Objectives: This WP will focus on the development of new interrogation architectures that will give rise to a new generation of distributed sensors capable of overcoming current limitations in some of the present-day architectures.
Description of Work and Role of Specific Beneficiaries / Partner Organisations
DOFS systems are currently successful in applications where the structure to be monitored spans a few kilometres, the resolution required is not below a few meters and the monitoring is static or quasi-static. Typical applications include pipeline leakage monitoring, integrity monitoring of large civil structures, roads, railways, etc. There are some applications where a radically different set of specifications are required on the sensor. As an example, millimetre scale resolutions over short or long distances are sometimes required (e.g. crack monitoring, curvature sensing), dynamic true-strain interrogation is demanded (e.g. in avionic applications), access to multiple parameters on the same fibre, single-shot measurements, etc. For these application niches, there is so far no solution. The demand for extending current distributed sensing systems to these new performance areas is increasing, and the FINESSE consortium aims at contributing to this trend by addressing five major challenges, each one concerning a specific technology in this WP:
- Ultra-weak and ultra-long fibre Faint Long Optical Gratings (FLOGs), which can potentially massively outperform existing distributed fibre sensing solutions, in terms of accuracy and response signal thanks to their ideal back-coupling efficiency and their best intrinsic sensitivity. This will globally upscale performance provided that a technological solution can be implemented to fabricate FLOGs in a mass production approach. ESR 1 will demonstrate a FLOG distributed fibre sensor: the interrogation system will be realised at EPFL, complemented by training at TAU; FLOG inscription at UPVLC (phase mask) and IPHT (draw tower level) and the final system developed at Omnisens.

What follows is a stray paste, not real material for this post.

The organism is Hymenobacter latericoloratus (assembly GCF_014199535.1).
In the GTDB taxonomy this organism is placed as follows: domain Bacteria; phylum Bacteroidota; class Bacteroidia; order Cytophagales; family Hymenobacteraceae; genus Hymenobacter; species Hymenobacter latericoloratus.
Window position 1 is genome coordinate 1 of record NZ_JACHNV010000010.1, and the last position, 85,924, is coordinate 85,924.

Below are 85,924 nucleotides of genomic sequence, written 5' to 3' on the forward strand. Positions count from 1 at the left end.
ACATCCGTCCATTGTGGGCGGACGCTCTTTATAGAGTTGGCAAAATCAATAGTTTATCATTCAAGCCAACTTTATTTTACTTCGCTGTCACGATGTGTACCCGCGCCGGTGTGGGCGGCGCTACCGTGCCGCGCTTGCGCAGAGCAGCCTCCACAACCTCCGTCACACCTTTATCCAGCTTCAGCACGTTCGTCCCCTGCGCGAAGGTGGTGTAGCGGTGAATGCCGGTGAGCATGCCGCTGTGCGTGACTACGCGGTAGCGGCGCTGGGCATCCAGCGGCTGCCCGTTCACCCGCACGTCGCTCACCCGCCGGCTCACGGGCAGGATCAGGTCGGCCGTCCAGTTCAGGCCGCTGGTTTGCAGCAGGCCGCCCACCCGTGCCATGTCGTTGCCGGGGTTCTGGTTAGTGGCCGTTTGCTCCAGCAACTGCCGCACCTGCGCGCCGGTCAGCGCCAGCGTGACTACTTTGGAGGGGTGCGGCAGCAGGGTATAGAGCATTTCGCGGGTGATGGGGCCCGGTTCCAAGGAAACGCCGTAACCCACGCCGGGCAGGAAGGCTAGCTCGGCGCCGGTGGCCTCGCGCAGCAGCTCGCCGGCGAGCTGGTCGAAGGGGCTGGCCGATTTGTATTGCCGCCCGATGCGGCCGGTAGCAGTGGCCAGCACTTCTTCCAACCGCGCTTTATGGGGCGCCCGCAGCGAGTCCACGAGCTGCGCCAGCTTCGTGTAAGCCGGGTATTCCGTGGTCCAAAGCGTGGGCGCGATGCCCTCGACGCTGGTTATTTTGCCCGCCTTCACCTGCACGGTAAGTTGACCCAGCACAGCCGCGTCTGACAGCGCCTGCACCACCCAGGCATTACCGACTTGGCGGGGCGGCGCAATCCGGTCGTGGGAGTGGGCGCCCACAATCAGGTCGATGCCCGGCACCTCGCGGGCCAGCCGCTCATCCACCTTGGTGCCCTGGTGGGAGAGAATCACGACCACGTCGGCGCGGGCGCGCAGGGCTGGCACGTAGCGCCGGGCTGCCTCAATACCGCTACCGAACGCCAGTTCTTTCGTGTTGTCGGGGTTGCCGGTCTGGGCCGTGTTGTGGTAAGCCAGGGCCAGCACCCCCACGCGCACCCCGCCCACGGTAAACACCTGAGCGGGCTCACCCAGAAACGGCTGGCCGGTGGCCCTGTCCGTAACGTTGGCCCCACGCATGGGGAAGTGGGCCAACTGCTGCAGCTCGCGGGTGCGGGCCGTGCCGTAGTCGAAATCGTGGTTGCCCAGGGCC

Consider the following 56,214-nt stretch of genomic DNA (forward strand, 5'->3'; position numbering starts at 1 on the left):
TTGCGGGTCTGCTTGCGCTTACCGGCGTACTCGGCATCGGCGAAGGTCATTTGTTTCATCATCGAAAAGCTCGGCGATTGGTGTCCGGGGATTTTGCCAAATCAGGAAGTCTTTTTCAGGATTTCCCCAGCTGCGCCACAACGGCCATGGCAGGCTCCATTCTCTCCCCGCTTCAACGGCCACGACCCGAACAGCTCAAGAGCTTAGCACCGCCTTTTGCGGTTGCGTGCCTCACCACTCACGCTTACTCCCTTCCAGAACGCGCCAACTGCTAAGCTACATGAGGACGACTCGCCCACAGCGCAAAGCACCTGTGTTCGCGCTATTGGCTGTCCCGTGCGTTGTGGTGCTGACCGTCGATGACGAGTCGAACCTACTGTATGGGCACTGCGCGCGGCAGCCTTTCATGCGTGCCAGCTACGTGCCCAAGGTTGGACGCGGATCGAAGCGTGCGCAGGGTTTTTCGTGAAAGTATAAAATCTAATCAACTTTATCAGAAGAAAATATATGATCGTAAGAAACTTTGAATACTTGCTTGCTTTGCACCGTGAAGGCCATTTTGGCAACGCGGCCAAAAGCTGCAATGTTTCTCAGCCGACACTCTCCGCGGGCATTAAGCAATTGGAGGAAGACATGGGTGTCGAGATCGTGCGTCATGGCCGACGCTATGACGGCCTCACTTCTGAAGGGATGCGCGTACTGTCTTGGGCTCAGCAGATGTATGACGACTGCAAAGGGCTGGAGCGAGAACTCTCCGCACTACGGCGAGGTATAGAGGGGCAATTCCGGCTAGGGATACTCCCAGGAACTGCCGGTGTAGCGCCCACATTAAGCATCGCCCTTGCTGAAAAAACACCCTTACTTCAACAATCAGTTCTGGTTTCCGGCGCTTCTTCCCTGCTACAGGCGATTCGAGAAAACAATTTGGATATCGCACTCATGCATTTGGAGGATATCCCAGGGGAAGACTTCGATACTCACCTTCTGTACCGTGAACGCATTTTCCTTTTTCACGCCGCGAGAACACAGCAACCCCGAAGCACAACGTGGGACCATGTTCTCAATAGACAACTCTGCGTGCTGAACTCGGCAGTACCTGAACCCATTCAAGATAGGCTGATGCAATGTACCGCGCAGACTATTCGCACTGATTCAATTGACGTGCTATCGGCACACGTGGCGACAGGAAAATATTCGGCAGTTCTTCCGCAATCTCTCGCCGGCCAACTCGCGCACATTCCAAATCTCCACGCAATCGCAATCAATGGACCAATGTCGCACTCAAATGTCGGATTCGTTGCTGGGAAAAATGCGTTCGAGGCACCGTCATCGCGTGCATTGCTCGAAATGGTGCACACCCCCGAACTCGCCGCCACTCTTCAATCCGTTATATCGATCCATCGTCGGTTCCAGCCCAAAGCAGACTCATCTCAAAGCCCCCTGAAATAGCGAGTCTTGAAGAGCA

- Birefringence-based distributed fibre sensor, which is primarily designed to combine the advantages of Brillouin- and Rayleigh-based sensors (absolute measurement of temperature with a 0.1K accuracy over 1km and a sub-metric spatial resolution) to bring to the market a sensor offering a significant bonus in terms of performance and handling, at equal costs. Moreover, birefringence is linearly sensitive other quantities not accessible with classical techniques such as hydrostatic pressure, which can modify the value of birefringence in specially-designed fibres that will be developed by ESR 6 in WP2. This work will be performed by ESR 2 at EPFL (interrogation methods) with collaborations from UAH (phase-OTDR techniques), VUB (fibre design, application for distributed pressure measurement), PERFOS (fibre fabrication), ACREO (applications for E-field measurement) and Omnisens (feasibility of product development).
- Fast and distributed Brillouin Optical time Domain Analysis (BOTDA) techniques, allowing the dynamic interrogation of strain at 100’s of Hz sampling speed and 100’s of meters sensing range. The approach will be based on proven basic ideas of slope assisted and fast frequency scanning techniques, with the additional aim of being able to differentiate between strain and temperature. ESR 3 will work on this research programme, led by TAU (slope assisted and fast distributed interrogation techniques) with collaborations from UAH (fast polarization noise mitigation techniques) and EPFL (harnessing non-linearities in BOTDA). Collaboration with the company FAST-laser will attempt to bring this type of interrogation system one-step closer to the market.
- Novel, phase-sensitive Optical Time Domain Reflectometry (phase-OTDR)-based techniques for distributed gas sensing method. ESR 4 will concentrate on interrogation methods (UAH), optimised fibre designs (VUB) and fabrication (IPHT) for the development of a distributed gas sensing system (FOCUS), which has had so far little development due to several constraints, among them the need of performing the sensing at the specific absorption wavelengths of the different gas species. Field test will be done with FLUVES.
Advanced signal processing methods in phase-OTDR systems, enabling quantitative recovery of strain and temperature along a fibre in a fully dynamic way (using single-shot data). ESR 5 will focus his/her work at UAH (complex phase-OTDR interrogation methods), with collaboration from EPFL (harnessing nonlinearities in phase-OTDR) and FOCUS (feasibility of application in real commercial systems). Exploration on the use of phase-recovery methods for copper cable theft detection in railway infrastructure will be tested at ADIF.